Information on RPM spec files is hard to come by. Here’s what I have. It isn’t much but might help somebody trying to build an RPM package for the first time. See also http://blag.wiki.aktivix.org/Rpm_tips
What the Spec File Does Overall
The spec file is used by the “rpmbuild” command to create a distributable RPM file for a piece of software. The “software” can be a large application including source code, or it might just be the application binary files, or even just a script or two.
The RPM file is a single file containing the software and scripts needed to install/uninstall it on a target system.
When the rpmbuild command is issued, it reads the spec file, performing some actions
by default and some as directed by the specfile. After processing the spec file it packs the software into an RPM file.
Parts of the Spec File and What They Do
This variable holds the name of a temporary build directory. Often set to “/var/tmp/
Contains commands to be run prior to other processing. Rpmbuild will cd into the SOURCE directory and then run whatever commands you place into the spec file at this point. Often the only entry is “%setup”, as below.
%setup (a macro, always part of %prep)
Unzips the files in SOURCE/myproject-1.1.tar.gz into a directory SOURCE/myproject-1.1. “%setup -q” will do so qietly.
Contains commands to build the software. At the least, this part of the file should copy project files from (for example) SOURCE/myproject-1.1 into the temporary build directory specified in the variable BUILDROOT. When putting commands here remember that the current working directory is BUILDROOT, so you are copying files to the current directory. If there are no commands here, rpmbuild can fail at the install phase with this sort of error:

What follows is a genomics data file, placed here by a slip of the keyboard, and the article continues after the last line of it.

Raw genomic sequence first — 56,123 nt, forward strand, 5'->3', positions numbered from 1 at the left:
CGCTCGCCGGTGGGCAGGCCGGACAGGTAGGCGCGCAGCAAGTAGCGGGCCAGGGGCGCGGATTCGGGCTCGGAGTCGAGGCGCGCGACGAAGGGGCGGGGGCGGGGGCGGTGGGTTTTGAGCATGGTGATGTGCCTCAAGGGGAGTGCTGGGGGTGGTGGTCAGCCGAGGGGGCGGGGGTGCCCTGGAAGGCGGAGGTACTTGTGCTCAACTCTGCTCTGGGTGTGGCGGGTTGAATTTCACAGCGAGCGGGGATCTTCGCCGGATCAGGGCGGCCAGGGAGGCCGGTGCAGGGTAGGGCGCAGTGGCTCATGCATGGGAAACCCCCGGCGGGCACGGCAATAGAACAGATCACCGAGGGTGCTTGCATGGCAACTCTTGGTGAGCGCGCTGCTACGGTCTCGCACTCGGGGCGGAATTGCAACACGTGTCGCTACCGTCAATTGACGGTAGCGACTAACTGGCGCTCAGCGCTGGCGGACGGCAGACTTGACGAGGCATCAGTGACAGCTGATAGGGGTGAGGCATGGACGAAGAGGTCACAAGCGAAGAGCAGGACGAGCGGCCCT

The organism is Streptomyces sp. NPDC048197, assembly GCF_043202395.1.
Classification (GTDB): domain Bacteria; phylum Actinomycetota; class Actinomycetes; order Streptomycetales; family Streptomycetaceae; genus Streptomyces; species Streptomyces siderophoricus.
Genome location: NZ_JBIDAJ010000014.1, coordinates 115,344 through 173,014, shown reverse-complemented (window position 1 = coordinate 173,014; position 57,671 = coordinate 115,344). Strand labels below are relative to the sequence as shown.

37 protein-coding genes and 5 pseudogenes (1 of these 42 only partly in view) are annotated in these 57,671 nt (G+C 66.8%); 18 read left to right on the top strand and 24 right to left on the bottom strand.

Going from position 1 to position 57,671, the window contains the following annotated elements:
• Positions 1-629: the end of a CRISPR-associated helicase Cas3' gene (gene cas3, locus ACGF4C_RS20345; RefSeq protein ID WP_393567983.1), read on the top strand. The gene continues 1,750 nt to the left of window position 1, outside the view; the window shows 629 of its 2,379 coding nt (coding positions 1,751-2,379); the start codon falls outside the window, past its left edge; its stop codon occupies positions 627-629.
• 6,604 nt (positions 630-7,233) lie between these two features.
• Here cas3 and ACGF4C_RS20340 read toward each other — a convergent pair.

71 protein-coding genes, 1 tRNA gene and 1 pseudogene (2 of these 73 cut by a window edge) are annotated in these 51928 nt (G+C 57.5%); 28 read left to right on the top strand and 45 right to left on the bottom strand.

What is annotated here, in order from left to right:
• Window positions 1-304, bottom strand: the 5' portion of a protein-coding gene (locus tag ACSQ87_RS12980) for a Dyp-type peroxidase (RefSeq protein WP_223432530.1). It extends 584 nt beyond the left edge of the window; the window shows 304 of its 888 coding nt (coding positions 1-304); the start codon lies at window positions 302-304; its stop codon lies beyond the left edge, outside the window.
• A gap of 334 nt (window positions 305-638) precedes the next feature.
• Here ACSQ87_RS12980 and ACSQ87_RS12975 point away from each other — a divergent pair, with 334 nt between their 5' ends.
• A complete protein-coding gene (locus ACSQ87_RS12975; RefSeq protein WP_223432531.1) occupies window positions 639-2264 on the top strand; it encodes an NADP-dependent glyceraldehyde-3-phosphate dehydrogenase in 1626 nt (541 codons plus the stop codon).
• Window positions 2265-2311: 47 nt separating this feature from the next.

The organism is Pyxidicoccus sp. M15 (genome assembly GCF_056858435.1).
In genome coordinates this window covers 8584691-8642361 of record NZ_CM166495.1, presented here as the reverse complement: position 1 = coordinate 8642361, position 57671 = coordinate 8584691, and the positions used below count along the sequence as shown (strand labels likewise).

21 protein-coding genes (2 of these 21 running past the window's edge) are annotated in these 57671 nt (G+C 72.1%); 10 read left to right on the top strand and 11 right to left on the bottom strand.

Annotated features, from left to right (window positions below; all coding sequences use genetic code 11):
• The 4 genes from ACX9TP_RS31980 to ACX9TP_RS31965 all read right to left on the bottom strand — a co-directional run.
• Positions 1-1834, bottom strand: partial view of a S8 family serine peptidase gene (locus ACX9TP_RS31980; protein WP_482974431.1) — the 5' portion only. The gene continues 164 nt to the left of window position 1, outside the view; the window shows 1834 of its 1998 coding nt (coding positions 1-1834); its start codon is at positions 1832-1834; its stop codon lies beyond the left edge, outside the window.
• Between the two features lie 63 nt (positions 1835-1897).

find: /var/tmp/uk-cfg2html-1.1: No such file or directory
error: Bad exit status from /var/tmp/rpm-tmp.1959 (%install)
RPM build errors:
Bad exit status from /var/tmp/rpm-tmp.1959 (%install)
Contains commands to install the software. For compilable programs it might include a “make install” command (given an appropriate Makefile), which install the target, given the presence of an appropriate makefile.
Commands placed here will be run after the build. The main purpose is often to remove the temporary build directory BUILDROOT. Care should be taken when putting “rm” commands in here. An “rm -f” run as root can be dangerous. Eg “rm -rf /$mydir” might delete files and directories from root if the $mydir variable is empty or not set, potentially trashing the whole machine. If in doubt, don’t add commands here. The build directory will be left around in /tmp or wherever, but that is not such a big problem.
This lists the files that are part of the project, shown as their eventual target paths. All of these will be packaged into the final rpm file. It is not necessary to list actual directories here, just the files.
rpmbuild -ba will run a check on each file in the list, producing messages like this as
this as it does so. Note the files being checked here are still in the BUILD directory, not at the installed pathnames (though they are listed like so in the spec file).
Processing files: uk-cfg2html-1.1-1
Requires(interp): /bin/sh /bin/sh /bin/sh
Requires(rpmlib): rpmlib(CompressedFileNames) <= 3.0.4-1 rpmlib(PayloadFilesHavePrefix) <= 4.0-1 Requires(pre): /bin/sh Requires(post): /bin/sh Requires(postun): /bin/sh Requires: /bin/bash /usr/bin/env Checking for unpackaged file(s): /usr/lib/rpm/check-files /var/tmp/uk-cfg2html-1.1 A file listed under %files which is not found in the BUILD directory will cause rpmbuild to throw this sort of error:
RPM build errors:
File not found: /var/tmp/uk-cfg2html-1.1/var/tmp/myfile
Conversely, if you forget to list a file under %files, expect to see this sort of thing from rpmbuild:
error: Installed (but unpackaged) file(s) found:
RPM build errors:
Installed (but unpackaged) file(s) found: